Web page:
Singapore Shows Off Flying Volocopter – But German Lilium Proves It’s A Reality To Fly In A Taxi For $70

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Oct 23 2019
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Flying cars or taxis for urban and other short-distance travels is possible. Airborne vehicles as replacement for conventional automobiles, however, are still years away from reality. So if someone tells you that flying vehicles are commercially available at the end of the year, take such idiotic statement with a pinch of salt. Issues such as safety, technology and business model are just some of the obstacles.


However, those challenges did not stop aviation sector from designing and testing flying vehicles. Various companies have been showing off new air taxi concepts, like players like Uber, Boeing, Airbus, German start-up Volocopter and Chinese firm Ehang all racing to launch passenger drones. On Monday (Oct 21), the world’s first full-scale air taxi vertiport was unveiled in Singapore.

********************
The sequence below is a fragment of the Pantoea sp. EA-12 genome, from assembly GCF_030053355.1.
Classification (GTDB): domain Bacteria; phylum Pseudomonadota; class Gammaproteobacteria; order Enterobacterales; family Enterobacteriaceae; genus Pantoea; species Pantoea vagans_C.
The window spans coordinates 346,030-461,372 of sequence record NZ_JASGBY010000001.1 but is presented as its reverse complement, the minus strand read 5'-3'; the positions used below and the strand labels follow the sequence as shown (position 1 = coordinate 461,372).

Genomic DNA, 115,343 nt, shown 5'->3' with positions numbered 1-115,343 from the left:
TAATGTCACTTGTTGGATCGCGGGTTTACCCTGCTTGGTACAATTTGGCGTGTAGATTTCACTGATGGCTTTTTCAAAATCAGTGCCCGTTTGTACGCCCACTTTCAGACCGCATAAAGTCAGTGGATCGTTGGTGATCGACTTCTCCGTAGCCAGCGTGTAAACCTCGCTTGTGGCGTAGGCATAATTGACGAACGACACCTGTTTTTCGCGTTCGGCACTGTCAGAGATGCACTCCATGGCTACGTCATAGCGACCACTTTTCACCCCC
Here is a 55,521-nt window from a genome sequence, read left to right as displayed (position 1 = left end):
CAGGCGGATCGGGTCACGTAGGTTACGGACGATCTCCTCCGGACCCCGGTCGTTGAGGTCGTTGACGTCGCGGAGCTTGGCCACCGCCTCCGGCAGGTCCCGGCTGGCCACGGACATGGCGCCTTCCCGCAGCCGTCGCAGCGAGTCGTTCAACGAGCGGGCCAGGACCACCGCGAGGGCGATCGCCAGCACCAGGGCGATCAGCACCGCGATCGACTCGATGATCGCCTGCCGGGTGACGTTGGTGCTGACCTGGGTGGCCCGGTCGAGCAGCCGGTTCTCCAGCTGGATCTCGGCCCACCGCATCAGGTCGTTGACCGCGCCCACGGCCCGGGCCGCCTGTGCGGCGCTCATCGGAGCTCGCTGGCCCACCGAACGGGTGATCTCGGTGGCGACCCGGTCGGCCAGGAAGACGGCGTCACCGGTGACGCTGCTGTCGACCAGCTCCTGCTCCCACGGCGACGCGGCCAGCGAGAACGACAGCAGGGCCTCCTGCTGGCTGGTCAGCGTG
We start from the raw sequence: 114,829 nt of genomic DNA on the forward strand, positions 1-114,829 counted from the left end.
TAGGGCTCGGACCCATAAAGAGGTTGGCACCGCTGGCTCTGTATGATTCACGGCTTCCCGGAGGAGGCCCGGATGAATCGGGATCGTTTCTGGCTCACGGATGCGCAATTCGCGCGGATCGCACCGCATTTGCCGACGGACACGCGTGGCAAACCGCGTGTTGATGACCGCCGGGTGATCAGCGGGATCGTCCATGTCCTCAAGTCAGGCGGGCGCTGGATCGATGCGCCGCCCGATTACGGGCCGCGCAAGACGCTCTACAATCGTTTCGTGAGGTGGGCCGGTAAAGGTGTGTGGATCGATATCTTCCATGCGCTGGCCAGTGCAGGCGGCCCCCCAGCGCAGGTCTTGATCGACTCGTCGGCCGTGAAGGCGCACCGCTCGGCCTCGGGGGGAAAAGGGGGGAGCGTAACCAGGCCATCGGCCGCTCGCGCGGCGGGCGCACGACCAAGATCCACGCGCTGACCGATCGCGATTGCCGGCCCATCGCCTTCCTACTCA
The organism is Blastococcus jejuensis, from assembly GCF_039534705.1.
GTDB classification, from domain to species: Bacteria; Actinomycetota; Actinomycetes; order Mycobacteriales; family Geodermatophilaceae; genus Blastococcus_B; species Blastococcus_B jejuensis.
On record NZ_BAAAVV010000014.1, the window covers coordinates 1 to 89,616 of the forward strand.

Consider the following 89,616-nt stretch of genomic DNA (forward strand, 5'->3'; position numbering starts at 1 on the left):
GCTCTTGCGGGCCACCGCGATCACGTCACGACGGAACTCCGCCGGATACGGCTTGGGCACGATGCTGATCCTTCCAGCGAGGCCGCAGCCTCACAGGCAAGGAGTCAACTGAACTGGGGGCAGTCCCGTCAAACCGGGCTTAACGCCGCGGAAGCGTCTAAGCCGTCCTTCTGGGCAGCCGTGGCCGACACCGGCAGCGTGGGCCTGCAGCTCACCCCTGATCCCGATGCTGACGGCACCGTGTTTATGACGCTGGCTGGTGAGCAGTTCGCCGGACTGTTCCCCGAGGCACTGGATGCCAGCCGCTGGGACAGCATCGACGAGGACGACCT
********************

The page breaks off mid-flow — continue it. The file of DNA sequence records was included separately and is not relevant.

The VoloPort, a result of collaboration between Volocopter (the German urban air mobility and air taxi pioneer) and Skyports (the vertiport developer, owner and operator), is a step closer towards establishing an entire air taxi solution in Singapore. Marina Bay was given the honour when it was selected as the world’s first full-scale air taxi vertiport – a taxi stand for a flying taxi.

Singapore Voloport at Marina Bay - Flying Taxi-Car

However, the VoloPort is still a prototype that was built up for the Intelligent Transport System (ITS) World Congress 2019, a transport technology conference which runs from Oct. 21 to 25 in Singapore. The VoloPort, which has a central pad from which air taxis will lift off and land vertically, has a modular design which can be adapted to fit rooftops, railway stations, parking lots, and other metropolitan locations.


Based in London, United Kingdom, Skyports has identified a number of potential VoloPort locations and air taxi routes across Singapore, including Changi, Sentosa and Seletar and of course, Marina Bay. The first public trial of the flying vehicle using a Volocopter 2X vehicle was being held on Tuesday (Oct 22) where it flew for 3-minute.